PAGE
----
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Tuesday 20th January 2004

I had already met the team behind “Qu’est-ce que sexe?” last night and they were all charming and friendly people. The director Gerard and the translator Serge (who I was worried to find out was Belgian. Would he have filled my masterwork with stupid song parodies, like his compatriot in Antwerp?) had taken me to a party, which had confirmed the fact that Paris is populated almost entirely by willowy and debonair women and short, grotesque old men. Hey, it’s my kind of town!
The language barrier would work in my favour in that it would take much longer for my slight nerdiness to become apparent, but work against me in that I would be unable to communicate with anyone here, beyond using a series of grunts and obscene gestures. Which, I donÂ’t have to tell you, is pretty much what my seduction technique consists of, even in English speaking countries.
Serge introduced me to a succession of actresses (the party was being held by a big casting agency), each more attractive and insane than the last. I found it overwhelming and rather than taking advantage of the fact that it didn’t matter what I did as I would never see any of these people again, I sort of just clammed up. No matter, it was fun just looking around and as always with this foreign jaunts I enjoyed the surreal experience of being in a place I would never have been to if it hadn’t been for my stupid cock show, with people I would similarly never have met. I also ate some strange French canapés that were it not for this strange twist of fate would have ended up in the stomach of a French person (probably one of the grotesque men; I don’t think any of the willowy women eat more than a leaf a week).
Nicole from off of the Papa-Nicole adverts was there. Beautiful taxi drivers? Nicole from the Papa-Nicole advert? Surely I was in some strange and wonderful dream. Going to a party in France to find that Nicole from the Papa-Nicole advert is one of the guests is the stuff of ludicrous fantasy. It is the equivalent of a French person coming to a party in England to discover that Norm from the Twix adverts is in attendance. They love Norm from the Twix adverts in France. He’s a national hero. In fact the adverts were so popular there that the actor, Kevin Eldon has his own TV series over there, based entirely on the antics of his hilarious “nerd” character. It’s mainly slapstick stuff, plus a fair amount of humour based on bodily emissions of various kinds. The actor, Kevin Eldon likes to keep this secret in the UK, often going to the ridiculous lengths of denying that it was not even him in the original advert, but you can’t walk down the street in Paris without seeing his face beaming back at you from a T-shirt or billboard. Of course in France he is known as le acteur, Kevin Eldon. But that pseudonym would only fool the most stupid of British fans.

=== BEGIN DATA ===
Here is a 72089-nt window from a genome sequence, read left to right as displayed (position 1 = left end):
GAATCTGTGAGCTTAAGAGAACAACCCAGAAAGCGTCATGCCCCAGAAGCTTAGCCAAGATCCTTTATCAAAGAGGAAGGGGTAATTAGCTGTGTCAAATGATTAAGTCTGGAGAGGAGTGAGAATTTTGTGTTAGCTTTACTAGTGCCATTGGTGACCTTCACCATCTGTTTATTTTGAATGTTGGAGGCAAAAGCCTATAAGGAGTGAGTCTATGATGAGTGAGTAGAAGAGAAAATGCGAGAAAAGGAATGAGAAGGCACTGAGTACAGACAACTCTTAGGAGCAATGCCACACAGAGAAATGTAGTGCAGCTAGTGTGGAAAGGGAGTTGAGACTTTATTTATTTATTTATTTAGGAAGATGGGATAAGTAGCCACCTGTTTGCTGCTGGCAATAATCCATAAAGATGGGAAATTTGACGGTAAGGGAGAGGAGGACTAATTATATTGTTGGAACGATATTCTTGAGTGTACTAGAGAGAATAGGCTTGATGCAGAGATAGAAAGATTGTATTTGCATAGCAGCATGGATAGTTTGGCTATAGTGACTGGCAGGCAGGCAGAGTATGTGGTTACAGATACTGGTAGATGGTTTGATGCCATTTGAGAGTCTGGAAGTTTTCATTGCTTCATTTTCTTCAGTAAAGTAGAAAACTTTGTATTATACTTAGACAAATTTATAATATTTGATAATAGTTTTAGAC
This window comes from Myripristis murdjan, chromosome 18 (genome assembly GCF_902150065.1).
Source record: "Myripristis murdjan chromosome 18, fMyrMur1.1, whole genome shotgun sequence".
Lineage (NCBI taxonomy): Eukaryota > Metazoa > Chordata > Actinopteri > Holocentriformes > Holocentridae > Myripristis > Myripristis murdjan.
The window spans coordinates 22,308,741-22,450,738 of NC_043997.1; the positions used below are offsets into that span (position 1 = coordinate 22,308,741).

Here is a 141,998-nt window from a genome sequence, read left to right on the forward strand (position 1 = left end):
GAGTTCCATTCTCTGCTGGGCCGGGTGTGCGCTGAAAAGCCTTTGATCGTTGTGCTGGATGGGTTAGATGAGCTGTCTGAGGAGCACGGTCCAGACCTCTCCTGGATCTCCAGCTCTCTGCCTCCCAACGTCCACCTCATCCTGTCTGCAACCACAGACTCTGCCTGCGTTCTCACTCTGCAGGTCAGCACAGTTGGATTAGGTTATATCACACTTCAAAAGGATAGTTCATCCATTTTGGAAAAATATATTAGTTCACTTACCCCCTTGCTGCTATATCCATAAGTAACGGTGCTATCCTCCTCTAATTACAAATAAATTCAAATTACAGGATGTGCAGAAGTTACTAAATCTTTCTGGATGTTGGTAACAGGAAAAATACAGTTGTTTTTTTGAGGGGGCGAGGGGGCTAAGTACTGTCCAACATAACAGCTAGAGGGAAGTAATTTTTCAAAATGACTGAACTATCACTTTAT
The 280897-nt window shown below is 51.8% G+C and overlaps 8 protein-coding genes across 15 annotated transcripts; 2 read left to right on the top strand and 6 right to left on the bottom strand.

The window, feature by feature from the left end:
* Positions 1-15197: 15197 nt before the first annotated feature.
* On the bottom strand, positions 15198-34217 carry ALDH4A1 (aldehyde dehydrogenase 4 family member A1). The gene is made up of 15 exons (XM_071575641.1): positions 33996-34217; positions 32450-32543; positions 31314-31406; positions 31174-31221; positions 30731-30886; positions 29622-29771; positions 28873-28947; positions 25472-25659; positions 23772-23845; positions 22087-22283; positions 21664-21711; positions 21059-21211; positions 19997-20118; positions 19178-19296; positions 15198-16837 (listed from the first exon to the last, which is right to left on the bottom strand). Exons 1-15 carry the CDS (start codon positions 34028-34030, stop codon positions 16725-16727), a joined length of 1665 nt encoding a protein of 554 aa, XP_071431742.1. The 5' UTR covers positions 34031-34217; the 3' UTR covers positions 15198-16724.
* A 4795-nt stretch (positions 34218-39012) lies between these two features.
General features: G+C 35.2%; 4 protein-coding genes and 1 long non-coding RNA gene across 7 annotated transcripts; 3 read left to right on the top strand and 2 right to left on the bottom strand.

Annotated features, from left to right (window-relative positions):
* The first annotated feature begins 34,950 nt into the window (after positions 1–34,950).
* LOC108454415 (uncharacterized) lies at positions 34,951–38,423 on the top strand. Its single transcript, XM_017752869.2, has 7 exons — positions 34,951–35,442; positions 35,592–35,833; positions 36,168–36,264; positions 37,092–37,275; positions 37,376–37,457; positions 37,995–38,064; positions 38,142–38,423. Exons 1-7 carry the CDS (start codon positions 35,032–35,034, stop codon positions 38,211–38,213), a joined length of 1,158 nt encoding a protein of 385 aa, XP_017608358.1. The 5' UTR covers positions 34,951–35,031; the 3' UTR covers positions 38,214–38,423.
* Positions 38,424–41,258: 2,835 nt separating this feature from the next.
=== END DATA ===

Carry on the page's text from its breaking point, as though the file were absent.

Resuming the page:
I was a little drunk (the wagon has got so far ahead of me now that itÂ’s in danger of making it all the way round the world and being right behind me again) and considered saying hello to Nicole. And perhaps making some kind of Papa-Nicole based joke to break the ice. Yes, definitely. SheÂ’d like that.
Fortunately, my crippling shyness came to my rescue and prevented me from doing this. This was especially lucky as at the time I was convinced that her character had been called Michelle. To quote someone’s annoying advert catchphrase back at them is an annoyance (just shout “Norm” at the actor, Kevin Eldon and see how irate he becomes), to get the catchphrase wrong is possibly the most insulting thing you can ever do.
Instead I slunk off back to the hotel before things got out of hand.

Tonight I met up with Serge, Gerard and Guy, the producer to see the show. Serge had been worried about what I would make of his translation, as obviously as with everywhere some changes had been made. I told him that provided there were no musical pastiches tacked on that everything would be fine. Serge looked concerned and headed off towards the dressing room with a frantic look on his face. Surely he was just going to wish the French me, Michel Leeb the best of luck. There couldnÂ’t be time for a re-write, could there?
As it turned out the show was one of the better ones. Michel Leeb is a popular actor in France and the 600 seater theatre was pretty full. The main difference to the British version is that Michel had taken on the role of a teacher, giving a lesson on men and their batons. As a conceit this worked very well. The original version has often been compared to a comedy lecture. Apart from that the piece remained fairly faithful to my text and mercifully free of musical numbers. The audience enjoyed it and Michel was a very likeable performer. Even though French is the only language that I have any real experience of, I could still not understand the vast majority of what was going on. Though it was a relief after the Belgian show to see that the structure and tone of the show was the same as in “Talking Cock”. Out of all the productions I think this version has the best chance so far of being a hit. I think the Finnish experience was still my favourite, but this one was a close second. If you want to travel to Paris to see it, it’s on at the Theatre Fontaine, 10 Rue Fontaine, from Tuesday to Friday at 20.30 and on Saturday at 18.00 and 21.00.
ItÂ’s easily reached from London on the Eurostar and if you get a cab at the station you have about a one I a thousand chance of being taken to the theatre by the worldÂ’s sexiest taxi driver.

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